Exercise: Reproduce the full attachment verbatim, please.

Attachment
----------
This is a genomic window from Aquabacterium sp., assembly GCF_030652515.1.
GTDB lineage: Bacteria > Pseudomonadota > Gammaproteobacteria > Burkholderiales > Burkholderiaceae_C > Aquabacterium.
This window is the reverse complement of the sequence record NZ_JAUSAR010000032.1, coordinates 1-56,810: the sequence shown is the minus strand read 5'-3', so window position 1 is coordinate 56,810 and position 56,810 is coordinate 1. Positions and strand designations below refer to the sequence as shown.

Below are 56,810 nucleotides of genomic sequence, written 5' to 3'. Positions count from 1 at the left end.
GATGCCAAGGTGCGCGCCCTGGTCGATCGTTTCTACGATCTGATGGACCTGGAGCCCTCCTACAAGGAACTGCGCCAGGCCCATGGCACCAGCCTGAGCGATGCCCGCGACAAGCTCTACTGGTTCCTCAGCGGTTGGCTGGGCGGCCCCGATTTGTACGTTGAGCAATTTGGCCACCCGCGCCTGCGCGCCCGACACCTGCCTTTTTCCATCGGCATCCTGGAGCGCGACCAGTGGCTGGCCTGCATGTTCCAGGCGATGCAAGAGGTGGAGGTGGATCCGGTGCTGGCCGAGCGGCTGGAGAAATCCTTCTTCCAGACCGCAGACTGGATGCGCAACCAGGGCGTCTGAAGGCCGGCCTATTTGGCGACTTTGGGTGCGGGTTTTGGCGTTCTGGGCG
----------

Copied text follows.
This is a genomic window from Aquabacterium sp., assembly GCF_030652515.1.
GTDB lineage: Bacteria > Pseudomonadota > Gammaproteobacteria > Burkholderiales > Burkholderiaceae_C > Aquabacterium.
This window is the reverse complement of the sequence record NZ_JAUSAR010000032.1, coordinates 1-56,810: the sequence shown is the minus strand read 5'-3', so window position 1 is coordinate 56,810 and position 56,810 is coordinate 1. Positions and strand designations below refer to the sequence as shown.

Below are 56,810 nucleotides of genomic sequence, written 5' to 3'. Positions count from 1 at the left end.
GATGCCAAGGTGCGCGCCCTGGTCGATCGTTTCTACGATCTGATGGACCTGGAGCCCTCCTACAAGGAACTGCGCCAGGCCCATGGCACCAGCCTGAGCGATGCCCGCGACAAGCTCTACTGGTTCCTCAGCGGTTGGCTGGGCGGCCCCGATTTGTACGTTGAGCAATTTGGCCACCCGCGCCTGCGCGCCCGACACCTGCCTTTTTCCATCGGCATCCTGGAGCGCGACCAGTGGCTGGCCTGCATGTTCCAGGCGATGCAAGAGGTGGAGGTGGATCCGGTGCTGGCCGAGCGGCTGGAGAAATCCTTCTTCCAGACCGCAGACTGGATGCGCAACCAGGGCGTCTGAAGGCCGGCCTATTTGGCGACTTTGGGTGCGGGTTTTGGCGTTCTGGGCG